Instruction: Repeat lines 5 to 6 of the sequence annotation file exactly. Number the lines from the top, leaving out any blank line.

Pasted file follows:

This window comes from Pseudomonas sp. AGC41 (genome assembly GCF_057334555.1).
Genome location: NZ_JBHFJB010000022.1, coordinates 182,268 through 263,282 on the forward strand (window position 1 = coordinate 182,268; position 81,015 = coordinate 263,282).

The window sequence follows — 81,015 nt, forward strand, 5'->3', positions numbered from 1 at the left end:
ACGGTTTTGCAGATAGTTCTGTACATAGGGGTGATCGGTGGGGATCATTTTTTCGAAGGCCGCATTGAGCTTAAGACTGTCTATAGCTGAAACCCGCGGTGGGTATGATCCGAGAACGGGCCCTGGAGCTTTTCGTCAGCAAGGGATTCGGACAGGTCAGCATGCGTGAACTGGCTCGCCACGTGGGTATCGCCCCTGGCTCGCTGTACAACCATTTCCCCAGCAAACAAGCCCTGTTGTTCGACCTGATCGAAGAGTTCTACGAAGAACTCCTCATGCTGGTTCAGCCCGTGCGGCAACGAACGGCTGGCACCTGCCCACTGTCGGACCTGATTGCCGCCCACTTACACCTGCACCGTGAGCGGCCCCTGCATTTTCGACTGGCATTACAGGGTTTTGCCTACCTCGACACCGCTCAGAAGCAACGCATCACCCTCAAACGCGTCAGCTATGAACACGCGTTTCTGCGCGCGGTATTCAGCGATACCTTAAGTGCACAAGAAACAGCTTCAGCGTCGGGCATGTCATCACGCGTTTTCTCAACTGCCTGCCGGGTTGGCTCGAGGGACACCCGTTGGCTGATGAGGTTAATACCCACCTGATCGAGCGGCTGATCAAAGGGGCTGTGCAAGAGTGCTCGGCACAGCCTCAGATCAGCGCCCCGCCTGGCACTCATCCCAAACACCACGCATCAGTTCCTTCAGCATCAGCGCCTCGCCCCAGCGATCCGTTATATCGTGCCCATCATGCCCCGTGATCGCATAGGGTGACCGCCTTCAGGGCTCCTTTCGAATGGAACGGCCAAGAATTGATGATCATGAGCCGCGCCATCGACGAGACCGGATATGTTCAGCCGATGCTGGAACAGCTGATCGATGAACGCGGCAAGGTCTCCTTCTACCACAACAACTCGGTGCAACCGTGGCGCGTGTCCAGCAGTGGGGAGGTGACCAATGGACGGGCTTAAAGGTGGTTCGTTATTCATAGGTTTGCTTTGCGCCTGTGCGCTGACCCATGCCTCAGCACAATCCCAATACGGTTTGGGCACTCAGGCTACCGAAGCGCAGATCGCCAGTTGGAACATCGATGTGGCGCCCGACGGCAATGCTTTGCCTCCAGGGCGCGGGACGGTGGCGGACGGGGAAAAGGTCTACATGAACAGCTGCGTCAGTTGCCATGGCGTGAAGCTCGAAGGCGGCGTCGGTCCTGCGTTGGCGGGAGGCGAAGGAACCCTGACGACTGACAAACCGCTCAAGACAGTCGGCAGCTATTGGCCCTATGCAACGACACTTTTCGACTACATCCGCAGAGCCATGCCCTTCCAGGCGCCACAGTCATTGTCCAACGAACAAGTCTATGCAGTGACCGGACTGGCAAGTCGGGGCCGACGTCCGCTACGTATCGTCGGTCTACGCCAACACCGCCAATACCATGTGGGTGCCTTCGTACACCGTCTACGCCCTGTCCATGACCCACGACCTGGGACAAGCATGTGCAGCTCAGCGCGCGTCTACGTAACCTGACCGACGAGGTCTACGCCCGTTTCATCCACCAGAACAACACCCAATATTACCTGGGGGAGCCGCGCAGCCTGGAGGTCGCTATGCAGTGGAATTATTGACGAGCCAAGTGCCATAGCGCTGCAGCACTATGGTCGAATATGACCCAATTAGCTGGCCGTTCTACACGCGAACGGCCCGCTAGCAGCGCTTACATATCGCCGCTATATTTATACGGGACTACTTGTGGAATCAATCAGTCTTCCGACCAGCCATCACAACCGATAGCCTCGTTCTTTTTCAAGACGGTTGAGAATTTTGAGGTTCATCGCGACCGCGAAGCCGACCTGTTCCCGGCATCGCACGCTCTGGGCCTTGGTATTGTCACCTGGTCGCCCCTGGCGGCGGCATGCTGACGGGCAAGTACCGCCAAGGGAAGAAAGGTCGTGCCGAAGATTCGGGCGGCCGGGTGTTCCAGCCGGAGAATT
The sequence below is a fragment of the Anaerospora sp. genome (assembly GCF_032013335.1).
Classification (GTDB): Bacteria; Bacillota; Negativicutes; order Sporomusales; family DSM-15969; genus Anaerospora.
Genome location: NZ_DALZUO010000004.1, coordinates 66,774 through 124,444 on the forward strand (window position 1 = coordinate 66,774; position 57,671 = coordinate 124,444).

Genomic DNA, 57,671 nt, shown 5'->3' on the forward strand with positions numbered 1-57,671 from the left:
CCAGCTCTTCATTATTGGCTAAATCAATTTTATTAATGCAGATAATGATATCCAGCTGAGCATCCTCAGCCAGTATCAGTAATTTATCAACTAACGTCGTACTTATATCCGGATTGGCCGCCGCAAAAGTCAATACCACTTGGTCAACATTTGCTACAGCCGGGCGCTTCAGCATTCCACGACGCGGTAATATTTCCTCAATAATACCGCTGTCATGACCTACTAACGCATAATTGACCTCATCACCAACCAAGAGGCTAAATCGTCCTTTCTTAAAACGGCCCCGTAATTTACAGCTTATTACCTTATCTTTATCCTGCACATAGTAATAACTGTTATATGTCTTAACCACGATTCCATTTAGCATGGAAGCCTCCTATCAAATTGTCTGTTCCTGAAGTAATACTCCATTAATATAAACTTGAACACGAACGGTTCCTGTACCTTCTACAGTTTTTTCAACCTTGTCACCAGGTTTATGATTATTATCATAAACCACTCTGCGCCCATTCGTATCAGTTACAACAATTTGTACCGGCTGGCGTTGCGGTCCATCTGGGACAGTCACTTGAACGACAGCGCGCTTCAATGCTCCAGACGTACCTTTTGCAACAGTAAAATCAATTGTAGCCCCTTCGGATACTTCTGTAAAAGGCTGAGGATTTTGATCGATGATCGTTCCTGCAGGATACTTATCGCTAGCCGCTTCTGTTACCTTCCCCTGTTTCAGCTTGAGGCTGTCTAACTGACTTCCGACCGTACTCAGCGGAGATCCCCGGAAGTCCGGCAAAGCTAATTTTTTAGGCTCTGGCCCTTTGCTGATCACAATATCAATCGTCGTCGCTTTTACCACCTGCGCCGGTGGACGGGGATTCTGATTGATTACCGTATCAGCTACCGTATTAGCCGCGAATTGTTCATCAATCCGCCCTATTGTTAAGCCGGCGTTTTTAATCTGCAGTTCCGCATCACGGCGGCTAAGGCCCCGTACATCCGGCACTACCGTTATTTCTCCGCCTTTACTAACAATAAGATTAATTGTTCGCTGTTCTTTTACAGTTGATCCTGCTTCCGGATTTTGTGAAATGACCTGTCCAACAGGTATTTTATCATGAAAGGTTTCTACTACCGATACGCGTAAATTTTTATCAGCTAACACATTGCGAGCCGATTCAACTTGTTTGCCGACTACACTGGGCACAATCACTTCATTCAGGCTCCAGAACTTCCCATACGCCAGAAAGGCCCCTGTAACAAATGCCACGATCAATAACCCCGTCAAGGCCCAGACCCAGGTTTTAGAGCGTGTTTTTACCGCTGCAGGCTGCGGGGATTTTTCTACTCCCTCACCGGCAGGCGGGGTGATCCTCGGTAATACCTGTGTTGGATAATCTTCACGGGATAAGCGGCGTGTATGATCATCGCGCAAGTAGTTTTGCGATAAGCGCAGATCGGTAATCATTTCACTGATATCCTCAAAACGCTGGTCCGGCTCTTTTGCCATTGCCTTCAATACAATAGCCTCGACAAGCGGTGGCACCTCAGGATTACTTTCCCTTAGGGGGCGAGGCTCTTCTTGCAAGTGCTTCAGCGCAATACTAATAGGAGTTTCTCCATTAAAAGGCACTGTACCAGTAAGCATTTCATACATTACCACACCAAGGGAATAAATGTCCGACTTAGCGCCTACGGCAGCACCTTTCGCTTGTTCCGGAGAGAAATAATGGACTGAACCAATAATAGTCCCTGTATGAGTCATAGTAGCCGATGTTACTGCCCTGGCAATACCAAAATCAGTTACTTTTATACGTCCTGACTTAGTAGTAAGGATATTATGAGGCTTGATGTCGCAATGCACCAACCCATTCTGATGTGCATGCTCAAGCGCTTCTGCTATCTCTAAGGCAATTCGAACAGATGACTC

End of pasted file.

The sequence below is a fragment of the Anaerospora sp. genome (assembly GCF_032013335.1).
Classification (GTDB): Bacteria; Bacillota; Negativicutes; order Sporomusales; family DSM-15969; genus Anaerospora.